The dark and haunting Stephen Sondheim musical, Assassins, opens the fall season at the Milwaukee Repertory Theatre. Assassinsis far from being your average crowd-pleaser, and artistic director Mark Clements is to be commended for mounting this big-budget musical.

Anne Siegel
Out There on Fried Meat Ridge Rd.
Pacific Resident Theater

Actor/writer Keith Stevenson has tapped into his West Virginia background in his hillbilly comedy, Out There on Fried Meat Ridge Rd. now playing in its six month at Pacific Resident Theater. The one-act play is a prime example of Southern Gothic humor: all five of its characters are caricatured outrageously as they live their lives out in a setting of extreme squalor and ignorance (a ramshackle motel out in the boonies).

Willard Manus
Gutenberg!
Milwaukee Repertory Theater - Stackner Cabaret

As an unusually warm Milwaukee summer slides into cooler fall nights, the hottest show in town these days is Gutenberg! The Musical! A tag line in the show’s press release says it all: “They (don’t) have a cast, an orchestra or a clue.” What it does have are two naive, would-be musical creators, Bud and Doug, who believe they have created the greatest musical comedy of all time. They are staging a backer’s audition to find money to finance the show’s Broadway debut.

Anne Siegel
The Bible: Complete Word of God (Abridged)
Next Act Theater

Is this show the “blasphemous” production that religious conservatives managed to boot from its desired facility in a state park? Hardly. The Bible: The Complete Word of God (Abridged) is more of a gentle satire than a full-fledged attack on sacred texts. Certainly, liberties are taken with the text. But who wouldn’t want to hear Moses recite the “Ten Rejected Commandments?” (“Sorry, adultery is still in there,” he notes).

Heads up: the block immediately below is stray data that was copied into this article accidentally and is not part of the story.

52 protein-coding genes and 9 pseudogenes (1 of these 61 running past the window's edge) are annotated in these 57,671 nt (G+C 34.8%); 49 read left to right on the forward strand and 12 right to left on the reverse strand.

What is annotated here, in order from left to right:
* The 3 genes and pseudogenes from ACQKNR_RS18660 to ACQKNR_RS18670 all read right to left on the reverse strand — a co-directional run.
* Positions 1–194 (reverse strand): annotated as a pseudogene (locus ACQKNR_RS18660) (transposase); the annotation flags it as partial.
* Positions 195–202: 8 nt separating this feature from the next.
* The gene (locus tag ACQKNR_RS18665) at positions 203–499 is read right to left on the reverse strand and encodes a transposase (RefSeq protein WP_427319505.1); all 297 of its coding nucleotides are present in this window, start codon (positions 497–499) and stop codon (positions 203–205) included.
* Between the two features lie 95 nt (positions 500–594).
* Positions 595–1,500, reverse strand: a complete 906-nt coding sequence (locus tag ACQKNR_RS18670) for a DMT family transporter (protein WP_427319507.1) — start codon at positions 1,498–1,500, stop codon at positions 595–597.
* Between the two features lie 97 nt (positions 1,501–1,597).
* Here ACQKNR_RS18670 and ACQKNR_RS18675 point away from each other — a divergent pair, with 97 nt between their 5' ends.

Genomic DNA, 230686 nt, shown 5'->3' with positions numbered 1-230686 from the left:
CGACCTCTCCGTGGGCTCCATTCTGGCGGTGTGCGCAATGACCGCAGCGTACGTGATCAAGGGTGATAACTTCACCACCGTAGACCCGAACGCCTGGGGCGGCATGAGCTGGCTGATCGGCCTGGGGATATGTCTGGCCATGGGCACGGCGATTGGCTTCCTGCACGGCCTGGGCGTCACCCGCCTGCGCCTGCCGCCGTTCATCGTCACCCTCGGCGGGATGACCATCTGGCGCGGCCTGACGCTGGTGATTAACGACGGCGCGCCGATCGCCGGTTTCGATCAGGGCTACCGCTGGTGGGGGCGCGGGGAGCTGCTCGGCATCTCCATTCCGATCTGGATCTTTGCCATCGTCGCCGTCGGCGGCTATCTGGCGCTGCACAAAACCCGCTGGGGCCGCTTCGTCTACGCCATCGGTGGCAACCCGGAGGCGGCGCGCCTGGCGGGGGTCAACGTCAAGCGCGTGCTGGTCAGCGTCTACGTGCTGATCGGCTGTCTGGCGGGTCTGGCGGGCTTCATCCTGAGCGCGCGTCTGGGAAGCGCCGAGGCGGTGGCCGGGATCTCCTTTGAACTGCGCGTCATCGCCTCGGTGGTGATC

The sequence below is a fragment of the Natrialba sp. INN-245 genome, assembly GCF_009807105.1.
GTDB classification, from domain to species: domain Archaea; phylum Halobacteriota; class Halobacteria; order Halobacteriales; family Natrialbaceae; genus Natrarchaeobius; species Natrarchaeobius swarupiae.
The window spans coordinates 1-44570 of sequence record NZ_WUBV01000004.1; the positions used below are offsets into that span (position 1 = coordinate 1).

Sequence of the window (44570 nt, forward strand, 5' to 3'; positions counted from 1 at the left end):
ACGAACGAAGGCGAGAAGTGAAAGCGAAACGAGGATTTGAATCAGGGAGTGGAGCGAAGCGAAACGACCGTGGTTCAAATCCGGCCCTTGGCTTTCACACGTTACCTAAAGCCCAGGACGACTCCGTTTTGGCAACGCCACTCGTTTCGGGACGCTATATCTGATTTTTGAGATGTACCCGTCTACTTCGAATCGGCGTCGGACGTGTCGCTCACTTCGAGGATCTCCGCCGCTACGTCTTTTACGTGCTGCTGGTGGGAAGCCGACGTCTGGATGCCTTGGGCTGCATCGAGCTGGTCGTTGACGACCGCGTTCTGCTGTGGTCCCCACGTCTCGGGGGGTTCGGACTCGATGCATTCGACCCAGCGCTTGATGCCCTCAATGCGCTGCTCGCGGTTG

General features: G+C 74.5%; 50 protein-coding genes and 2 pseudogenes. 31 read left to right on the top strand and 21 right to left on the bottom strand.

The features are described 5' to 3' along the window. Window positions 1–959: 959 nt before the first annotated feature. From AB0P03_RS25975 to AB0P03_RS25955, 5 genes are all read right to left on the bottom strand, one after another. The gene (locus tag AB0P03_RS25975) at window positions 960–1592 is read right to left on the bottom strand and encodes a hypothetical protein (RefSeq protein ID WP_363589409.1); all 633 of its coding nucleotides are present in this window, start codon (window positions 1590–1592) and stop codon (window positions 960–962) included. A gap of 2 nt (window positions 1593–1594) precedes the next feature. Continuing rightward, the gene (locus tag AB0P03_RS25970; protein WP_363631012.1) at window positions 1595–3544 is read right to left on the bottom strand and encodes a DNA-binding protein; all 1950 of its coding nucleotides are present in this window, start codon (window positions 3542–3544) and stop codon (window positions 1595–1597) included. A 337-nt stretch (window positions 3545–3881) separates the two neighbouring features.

Anne Siegel
Mark Thomas: Bravo Figaro!
Traverse Theater

Mark Thomas is a well-known British comedian, but his new one-person show, Mark Thomas: Bravo Figaro!, now in its world premiere at the Edinburgh Fringe Festival, offers a lot more than just a string of one-liners. Instead, the charismatic Thomas delivers a monologue about his late father, a working-class bloke packed with enough contradictions to give Sigmund Freud fits.

Willard Manus
Morning
Traverse Theater

One of the best things about the Edinburgh Fringe Festival is the chance it affords to see the work of young playwrights, actors and directors from around the world. Among the many neophyte theater companies appearing at the 2012 Fringe was the Lyric Youth Company (which is attached to the Lyric Hammersmith in W. London)

Willard Manus
Static, The
Underbelly

The Static, the well-titled play by the young Scottish writer Davey Anderson, is bristling with noisy, crackling energy. Performed by the adventurous Thickskin Theatre company, the play takes the familiar subject of disaffected youth and gives it a fresh gloss.

Mavis Manus
Gulliver's Travels
King's Theater

The Radu Stanca National Theatre of Sibu, Romania, had a big hit at the 2009 Edinburgh International Festival with its production of Faust. Now the state-subsidized company has returned to the Edinburgh International Festival with a new production, Gulliver’s Travels – After Jonathan Swift.

Mavis Manus
Perfect Wedding
Florida Studio Theater - Gompertz

Bill, a Brit, wakes up in an English country hotel bridal suite on the morning of his wedding with a hangover, a woman he doesn’t recognize in his bed, and a short time until his fiancée arrives with her mother to dress for the ceremony a few hours away. Also due is best man Tom -- whom Bill hopes will help him get out of his jam.

Marie J. Kilker
Harrison, TX
59E59 Theaters

Harrison, TX: Three Plays by Horton Foote– what a theatrical treat!

Richmond Shepard
Closer Than Ever
York Theater at St. Peter's Church

Closer than Ever, lyrics and direction by Richard Maltby Jr. and music by David Shire, is a musical revue without a through line of specific characters. The theme is: the foibles of romance. Songs about love -- finding it, losing it, missing it, are full of ironic comments on marriage and the tribulations of relationships.

Richmond Shepard
Last Smoker in America, The
Westside Theater